28/11/2003

Big Conversation @ 4:39 pm

The government today launched their Big Conversation an initiative to try and engage people more in the political process (or at least to be seen to be doing so) by basically asking people what they thing the governments policies should be and in what direction the country should move in.

Feeling in a soapbox mood I’ve decided to write on one of my pet arguments the legalisation of all drugs, their open availability on prescription from ALL doctors and the decriminalisation of possession. A few of you who have heard me talk about this will know the basics of this argument.

There is a crisis in this countries drugs policy which has been precipitated by a number of issues:
1. The ?deregulation? of the drugs market through prohibition
2. The increase in use of prohibited drugs
3. The high price of prohibited drugs
4. The exposure to scrutiny of UK drug policy through the application of performance indicators
5. Government unwillingness to terminate prohibition in light of changes in external conditions

I would like to suggest that the control and regulation of currently prohibited drugs through legal methods is the only way of reducing the harms associated with high levels of drug use.

A few statistics…
This year an estimated 2.5million people in this country will take an illegal substance.

An estimated 500,000 of those are class A drug users.

About 250,000 of those are considered `problem` users who fund their addiction through crime.

Home office statistics show that 50% of crime is commited by drug addicts related wheras 80% of all burglary/theft is drugs is commited by drug addicts.

The medical associations of every western country consider addiction to be an illness – and as such addicts should be treated and not criminalised.

In 1970 there were 1000 registered heroin addicts in the UK. By 2000 this had risen to an estimated 250 000. When demand reaches this level prohibition?s effects become overwhelmingly negative. Resources are spent on criminal justice measures rather than treatment, leading to illness and death for thousands every year.

The majority of the health effects due to drug uses are due not to the drugs themselves but to how the drug is taken and what the drugs is taken with. For example the majority of deaths and hospitalisations arising from ecstasy use are due to dehydration / mixing with alcohol and over heating. With intravenous drugs use there are the inherent risks of HIV/AIDS. Add to that the fact that many drugs are cut with substances which can themselves be harmful drugs could be cut with any old crap a dealer had sitting about the house, from baking soda to rat poison and we easily see that No substance is made safe by putting its manufacture and distribution in the hands of criminal gangs – which would automatically suggest that the manufacture of drugs should be controlled by the pharmaceutical industry and not clandestine labs throughout the world.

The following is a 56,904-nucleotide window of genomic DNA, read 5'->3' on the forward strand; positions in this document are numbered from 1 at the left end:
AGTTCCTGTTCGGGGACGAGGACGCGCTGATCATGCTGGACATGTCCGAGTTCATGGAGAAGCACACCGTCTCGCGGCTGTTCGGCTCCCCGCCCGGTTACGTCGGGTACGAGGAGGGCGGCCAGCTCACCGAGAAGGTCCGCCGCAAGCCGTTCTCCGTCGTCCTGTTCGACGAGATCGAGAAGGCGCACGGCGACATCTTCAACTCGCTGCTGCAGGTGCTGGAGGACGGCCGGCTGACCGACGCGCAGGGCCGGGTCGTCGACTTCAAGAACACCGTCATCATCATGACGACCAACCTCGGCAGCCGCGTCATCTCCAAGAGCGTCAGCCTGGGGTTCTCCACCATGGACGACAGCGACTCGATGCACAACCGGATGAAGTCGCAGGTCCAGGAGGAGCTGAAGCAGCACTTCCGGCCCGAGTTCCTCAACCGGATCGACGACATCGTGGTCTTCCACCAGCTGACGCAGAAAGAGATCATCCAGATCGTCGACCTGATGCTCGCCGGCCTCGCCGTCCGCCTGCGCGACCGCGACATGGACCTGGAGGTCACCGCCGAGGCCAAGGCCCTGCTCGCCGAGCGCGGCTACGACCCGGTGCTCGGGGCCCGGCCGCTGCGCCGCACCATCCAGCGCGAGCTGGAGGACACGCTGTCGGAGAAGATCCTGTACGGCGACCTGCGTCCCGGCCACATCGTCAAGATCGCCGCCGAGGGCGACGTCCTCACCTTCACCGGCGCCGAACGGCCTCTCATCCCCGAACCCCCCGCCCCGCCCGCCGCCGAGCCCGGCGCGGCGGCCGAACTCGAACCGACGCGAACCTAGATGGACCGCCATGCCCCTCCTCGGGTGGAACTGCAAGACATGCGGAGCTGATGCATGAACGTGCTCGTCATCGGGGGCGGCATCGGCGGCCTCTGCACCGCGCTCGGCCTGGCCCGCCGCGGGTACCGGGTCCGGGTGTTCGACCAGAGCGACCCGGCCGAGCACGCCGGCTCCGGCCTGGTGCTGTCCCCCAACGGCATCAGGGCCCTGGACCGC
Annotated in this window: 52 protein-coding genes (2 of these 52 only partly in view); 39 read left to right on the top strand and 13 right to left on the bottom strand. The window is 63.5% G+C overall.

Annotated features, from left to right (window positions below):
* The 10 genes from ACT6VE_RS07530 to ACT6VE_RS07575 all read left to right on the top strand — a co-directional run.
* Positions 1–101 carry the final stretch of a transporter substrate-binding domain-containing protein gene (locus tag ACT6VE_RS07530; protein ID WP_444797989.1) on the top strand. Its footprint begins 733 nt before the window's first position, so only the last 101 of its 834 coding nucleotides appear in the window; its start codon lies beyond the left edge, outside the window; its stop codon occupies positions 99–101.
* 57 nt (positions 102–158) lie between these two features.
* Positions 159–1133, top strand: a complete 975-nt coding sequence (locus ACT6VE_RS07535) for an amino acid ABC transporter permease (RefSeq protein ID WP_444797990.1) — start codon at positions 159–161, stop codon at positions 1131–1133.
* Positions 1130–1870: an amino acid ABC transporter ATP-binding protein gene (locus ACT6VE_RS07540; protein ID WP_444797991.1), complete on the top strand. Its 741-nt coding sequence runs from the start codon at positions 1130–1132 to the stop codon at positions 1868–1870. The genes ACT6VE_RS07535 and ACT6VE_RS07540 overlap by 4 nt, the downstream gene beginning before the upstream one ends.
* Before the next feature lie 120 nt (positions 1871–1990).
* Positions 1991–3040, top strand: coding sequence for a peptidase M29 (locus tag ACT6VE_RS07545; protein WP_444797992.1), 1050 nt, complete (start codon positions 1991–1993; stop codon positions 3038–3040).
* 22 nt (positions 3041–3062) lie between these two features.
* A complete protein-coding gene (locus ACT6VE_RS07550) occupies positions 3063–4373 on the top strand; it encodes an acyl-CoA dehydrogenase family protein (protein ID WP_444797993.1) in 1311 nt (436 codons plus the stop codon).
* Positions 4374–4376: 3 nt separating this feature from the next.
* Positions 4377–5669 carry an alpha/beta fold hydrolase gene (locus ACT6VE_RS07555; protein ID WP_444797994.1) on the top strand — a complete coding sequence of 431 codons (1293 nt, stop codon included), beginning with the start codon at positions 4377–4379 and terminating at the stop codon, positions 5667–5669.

What should the aims of an effective drug policy be?

1. To increase regulation and control of the drugs trade

2. To reduce drug related ill health

3. To reduce drug related crime

4. To extend provision of honest and effective drug education and information

5. To maximise effectiveness of drug-related expenditure and taxation of drug trade

6. To protect civil rights of drug users and non-users

7. To encourage inclusion of civil society in drug policy formation

What benefits could removal of current legilistation have?

Firstly, the health impacts are many fold – drug users would be able to trust the quality and dosage they were recieving, by puting it under prescription users are already on the first step to getting help in overcoming their addiction (i.e. actually having contact with helthcare providers) thirdly you eliminate the risks of needle sharing, fourthly users can be eductated in the safe taking of the drug. All in all these would improve the quality of life of all addicts and drug users.

Secondly, the social and legal impacts. If 50% of crime is due to addicts trying to fund their addiction then by putting drugs on precription then you could concievable see up to 50% reduction in crime (they don’t have to mug or rob to get the money for their dose as a standard prescription fee would cover it) – although this is unlikely this could be attainable. The government would then be able to take the money used to maintain the prohibition of drugs to fund rehabilitation programmes (it costs £3000 per addict with a 1 in 3 success rate). Dealers would automatically be freezed out of the market (which does raise the question of what an unemployed Drug Dealer does?) – and which would mean an automatic reduction in new addicts (as there would be fewer dealers introducing new users).

To sumarise I would like to quote the Transform Drug Policy Institute

What are the benefits and costs for producer countries of moving to a legalised system?

Benefits:

? Organised crime leaves trade

? Government controls trade

? Expenditure spent on fighting the war freed up for more creative purposes

? Creation of regulatory body for drugs

? The removal of prohibition enables countries such as Colombia to legitimately grow and trade in coca. No more fumigation and alternative crop efforts.

? Production of coca is taxed and regulated by Colombian authorities no longer at the mercy of interference by US under the auspices of the drug war.

? Cartels pay tax and become entrepreneurs or leave the business,

? Employment rights for farmers

? ?Traffickers? become traders and pay tax

? No more drug money going to paramilitary forces.

? More stable economy and government

? Money freed for treatment

? Colombians rejoin international community